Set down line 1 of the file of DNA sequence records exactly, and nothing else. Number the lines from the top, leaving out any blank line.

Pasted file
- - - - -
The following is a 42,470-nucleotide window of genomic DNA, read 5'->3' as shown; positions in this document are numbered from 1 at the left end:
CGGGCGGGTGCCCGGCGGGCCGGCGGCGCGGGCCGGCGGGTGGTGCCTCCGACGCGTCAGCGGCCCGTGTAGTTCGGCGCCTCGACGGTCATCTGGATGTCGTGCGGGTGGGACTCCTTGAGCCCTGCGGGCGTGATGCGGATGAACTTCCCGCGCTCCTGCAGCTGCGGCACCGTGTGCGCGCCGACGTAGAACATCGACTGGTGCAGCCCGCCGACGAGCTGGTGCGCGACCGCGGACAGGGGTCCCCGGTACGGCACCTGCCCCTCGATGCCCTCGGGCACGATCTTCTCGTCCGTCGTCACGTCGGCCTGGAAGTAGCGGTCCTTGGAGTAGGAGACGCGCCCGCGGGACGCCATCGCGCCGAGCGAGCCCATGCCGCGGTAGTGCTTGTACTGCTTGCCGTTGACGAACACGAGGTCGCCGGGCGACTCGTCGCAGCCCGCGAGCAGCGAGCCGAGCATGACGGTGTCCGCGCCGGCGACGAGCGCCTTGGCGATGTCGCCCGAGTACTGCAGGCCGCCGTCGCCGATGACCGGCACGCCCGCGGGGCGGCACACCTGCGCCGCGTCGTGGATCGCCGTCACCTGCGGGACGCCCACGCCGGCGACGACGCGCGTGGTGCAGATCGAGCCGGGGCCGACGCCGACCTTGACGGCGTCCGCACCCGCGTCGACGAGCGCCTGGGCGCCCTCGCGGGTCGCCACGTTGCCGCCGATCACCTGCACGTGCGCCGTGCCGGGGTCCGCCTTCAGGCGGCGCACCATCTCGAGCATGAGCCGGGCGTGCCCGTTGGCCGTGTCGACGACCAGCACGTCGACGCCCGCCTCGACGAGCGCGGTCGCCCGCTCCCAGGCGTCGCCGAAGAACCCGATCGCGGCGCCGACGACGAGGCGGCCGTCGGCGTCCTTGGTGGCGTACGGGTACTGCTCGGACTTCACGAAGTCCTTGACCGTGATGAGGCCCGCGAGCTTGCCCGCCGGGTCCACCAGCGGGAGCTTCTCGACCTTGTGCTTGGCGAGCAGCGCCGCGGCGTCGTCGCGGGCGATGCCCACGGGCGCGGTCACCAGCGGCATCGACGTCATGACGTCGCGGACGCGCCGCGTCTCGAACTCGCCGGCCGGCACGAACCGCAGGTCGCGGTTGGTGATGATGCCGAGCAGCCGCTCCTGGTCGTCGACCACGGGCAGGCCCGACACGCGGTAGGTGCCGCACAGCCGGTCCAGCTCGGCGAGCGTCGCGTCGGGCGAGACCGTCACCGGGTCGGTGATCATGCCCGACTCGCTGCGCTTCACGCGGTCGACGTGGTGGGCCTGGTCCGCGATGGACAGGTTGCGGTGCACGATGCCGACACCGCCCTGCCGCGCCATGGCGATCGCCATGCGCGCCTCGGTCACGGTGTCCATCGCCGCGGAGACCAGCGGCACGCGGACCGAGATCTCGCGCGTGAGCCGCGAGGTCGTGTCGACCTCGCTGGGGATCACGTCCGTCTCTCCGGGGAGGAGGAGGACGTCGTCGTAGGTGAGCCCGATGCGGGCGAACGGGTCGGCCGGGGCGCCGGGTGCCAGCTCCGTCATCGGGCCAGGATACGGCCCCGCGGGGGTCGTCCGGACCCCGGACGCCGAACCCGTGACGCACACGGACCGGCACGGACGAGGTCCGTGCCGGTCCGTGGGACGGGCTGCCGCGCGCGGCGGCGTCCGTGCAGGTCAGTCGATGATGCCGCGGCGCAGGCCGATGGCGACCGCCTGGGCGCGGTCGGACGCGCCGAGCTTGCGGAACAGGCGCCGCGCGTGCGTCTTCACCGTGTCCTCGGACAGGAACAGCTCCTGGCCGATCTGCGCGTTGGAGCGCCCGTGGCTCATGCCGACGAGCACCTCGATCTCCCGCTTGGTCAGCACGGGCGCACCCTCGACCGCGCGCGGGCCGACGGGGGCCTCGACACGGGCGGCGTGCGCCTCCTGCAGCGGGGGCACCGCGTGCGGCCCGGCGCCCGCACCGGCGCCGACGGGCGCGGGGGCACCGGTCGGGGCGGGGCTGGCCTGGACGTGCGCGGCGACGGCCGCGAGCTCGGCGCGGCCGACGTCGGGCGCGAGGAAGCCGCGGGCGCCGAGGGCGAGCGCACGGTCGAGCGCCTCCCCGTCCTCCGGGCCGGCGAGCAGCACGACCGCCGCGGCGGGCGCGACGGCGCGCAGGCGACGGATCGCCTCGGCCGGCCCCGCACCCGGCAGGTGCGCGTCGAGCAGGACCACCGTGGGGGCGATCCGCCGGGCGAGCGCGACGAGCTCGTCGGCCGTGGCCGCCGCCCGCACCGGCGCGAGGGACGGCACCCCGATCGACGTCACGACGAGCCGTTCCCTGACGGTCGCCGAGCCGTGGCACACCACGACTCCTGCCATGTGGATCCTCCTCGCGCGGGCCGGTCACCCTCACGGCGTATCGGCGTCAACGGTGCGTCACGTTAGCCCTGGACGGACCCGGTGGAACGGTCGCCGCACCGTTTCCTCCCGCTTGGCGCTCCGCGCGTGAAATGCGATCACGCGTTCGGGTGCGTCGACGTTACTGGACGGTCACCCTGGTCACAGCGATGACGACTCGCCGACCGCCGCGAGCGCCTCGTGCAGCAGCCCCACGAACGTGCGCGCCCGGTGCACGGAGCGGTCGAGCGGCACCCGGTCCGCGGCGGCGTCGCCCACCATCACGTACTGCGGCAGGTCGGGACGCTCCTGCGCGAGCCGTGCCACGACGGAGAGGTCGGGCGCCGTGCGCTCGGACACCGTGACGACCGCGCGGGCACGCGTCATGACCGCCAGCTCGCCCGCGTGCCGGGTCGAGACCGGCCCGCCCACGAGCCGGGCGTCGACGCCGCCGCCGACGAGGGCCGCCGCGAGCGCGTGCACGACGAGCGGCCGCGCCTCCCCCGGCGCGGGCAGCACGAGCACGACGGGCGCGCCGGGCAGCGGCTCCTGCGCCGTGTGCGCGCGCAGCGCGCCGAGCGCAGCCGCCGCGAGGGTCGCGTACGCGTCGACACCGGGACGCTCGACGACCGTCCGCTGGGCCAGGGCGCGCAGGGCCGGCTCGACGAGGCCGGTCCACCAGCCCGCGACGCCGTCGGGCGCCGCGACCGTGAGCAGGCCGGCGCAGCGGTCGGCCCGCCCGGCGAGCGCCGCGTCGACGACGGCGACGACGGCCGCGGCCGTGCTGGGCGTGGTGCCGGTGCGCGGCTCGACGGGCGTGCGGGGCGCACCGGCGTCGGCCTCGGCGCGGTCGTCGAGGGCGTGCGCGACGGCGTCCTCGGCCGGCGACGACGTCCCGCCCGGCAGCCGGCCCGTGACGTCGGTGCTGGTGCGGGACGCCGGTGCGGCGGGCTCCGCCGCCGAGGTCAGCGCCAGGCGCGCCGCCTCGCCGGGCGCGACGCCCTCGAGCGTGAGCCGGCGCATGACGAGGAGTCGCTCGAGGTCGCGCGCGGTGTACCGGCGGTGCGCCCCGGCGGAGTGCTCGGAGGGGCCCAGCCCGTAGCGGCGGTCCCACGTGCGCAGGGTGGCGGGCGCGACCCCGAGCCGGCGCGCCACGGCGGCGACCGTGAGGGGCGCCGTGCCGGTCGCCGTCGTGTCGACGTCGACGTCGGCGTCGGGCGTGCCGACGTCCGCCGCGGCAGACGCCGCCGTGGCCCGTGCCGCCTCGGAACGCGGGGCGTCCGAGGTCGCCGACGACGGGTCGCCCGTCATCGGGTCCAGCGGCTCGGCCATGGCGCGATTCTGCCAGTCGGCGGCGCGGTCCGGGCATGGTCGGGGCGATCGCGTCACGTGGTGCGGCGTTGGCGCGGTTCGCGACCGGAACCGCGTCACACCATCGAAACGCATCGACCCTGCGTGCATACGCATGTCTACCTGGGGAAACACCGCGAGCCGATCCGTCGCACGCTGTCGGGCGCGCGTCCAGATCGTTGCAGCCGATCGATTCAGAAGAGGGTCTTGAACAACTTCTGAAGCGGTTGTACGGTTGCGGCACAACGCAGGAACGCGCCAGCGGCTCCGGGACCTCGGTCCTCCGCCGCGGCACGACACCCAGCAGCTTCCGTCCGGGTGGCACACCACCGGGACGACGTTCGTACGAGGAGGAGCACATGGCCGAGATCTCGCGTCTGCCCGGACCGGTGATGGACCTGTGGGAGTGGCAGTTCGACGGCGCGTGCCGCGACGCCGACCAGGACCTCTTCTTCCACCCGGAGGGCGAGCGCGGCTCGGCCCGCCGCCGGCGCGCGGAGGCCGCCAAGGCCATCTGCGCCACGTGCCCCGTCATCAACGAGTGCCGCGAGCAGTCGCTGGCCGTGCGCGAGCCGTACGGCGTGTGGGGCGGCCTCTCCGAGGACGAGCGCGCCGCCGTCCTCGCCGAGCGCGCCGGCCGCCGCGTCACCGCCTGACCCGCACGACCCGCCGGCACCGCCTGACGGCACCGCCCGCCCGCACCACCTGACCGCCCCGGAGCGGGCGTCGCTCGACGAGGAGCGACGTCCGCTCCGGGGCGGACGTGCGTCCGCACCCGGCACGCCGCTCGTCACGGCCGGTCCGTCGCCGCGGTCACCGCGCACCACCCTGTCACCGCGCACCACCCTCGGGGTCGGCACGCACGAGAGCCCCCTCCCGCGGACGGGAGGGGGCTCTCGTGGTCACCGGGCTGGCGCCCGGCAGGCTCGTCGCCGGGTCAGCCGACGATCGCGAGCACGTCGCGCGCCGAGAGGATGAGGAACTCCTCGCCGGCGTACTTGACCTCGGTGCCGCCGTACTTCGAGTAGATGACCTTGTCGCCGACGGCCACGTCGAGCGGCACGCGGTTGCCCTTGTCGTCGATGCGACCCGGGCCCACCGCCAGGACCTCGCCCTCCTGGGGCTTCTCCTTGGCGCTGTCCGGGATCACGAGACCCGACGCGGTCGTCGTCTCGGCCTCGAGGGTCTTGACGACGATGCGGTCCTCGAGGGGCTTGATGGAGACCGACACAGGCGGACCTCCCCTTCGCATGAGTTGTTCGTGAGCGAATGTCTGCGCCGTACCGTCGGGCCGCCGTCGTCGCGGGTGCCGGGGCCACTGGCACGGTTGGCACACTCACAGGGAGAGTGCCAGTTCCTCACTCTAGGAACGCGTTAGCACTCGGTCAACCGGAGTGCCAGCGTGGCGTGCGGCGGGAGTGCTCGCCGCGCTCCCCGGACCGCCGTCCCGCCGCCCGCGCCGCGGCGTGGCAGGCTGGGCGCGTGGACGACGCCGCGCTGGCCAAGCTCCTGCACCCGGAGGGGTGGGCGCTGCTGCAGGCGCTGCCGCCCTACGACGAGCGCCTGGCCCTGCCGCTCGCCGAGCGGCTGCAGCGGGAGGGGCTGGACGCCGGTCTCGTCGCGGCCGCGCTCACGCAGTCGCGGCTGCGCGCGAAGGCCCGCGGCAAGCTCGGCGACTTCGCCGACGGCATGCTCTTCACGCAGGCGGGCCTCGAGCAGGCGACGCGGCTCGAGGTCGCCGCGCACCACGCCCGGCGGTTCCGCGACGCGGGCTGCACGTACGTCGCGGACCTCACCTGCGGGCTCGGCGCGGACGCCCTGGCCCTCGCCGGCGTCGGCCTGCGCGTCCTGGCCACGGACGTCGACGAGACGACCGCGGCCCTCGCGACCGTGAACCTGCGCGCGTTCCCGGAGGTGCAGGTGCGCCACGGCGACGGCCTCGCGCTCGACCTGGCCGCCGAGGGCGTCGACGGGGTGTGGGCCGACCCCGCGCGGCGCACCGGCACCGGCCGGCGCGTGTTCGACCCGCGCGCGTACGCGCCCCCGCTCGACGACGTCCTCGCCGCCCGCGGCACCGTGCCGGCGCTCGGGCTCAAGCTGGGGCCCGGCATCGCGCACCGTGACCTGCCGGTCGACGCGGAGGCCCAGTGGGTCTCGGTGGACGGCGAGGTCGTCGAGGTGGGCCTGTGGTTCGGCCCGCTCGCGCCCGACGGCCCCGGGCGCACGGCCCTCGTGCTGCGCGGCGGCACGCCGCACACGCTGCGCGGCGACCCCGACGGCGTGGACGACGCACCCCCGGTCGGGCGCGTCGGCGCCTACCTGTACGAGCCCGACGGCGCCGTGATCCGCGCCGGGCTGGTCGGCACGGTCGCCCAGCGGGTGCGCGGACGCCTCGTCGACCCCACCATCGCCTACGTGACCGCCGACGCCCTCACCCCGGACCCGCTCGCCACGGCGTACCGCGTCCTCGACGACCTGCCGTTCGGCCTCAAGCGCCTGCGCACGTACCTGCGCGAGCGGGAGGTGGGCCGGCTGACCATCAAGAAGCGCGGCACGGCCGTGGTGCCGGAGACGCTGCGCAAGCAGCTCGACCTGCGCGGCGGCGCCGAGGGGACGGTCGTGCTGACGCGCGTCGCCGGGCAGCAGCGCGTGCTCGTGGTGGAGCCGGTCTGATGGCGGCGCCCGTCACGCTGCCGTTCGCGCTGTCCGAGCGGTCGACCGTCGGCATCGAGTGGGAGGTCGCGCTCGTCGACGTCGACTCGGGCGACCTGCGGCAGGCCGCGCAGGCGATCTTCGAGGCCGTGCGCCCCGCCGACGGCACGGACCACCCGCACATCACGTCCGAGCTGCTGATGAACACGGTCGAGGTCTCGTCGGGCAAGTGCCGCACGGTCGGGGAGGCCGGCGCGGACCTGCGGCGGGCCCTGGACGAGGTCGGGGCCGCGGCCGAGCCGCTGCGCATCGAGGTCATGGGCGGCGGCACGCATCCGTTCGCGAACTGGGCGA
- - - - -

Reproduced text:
The following is a 42,470-nucleotide window of genomic DNA, read 5'->3' as shown; positions in this document are numbered from 1 at the left end: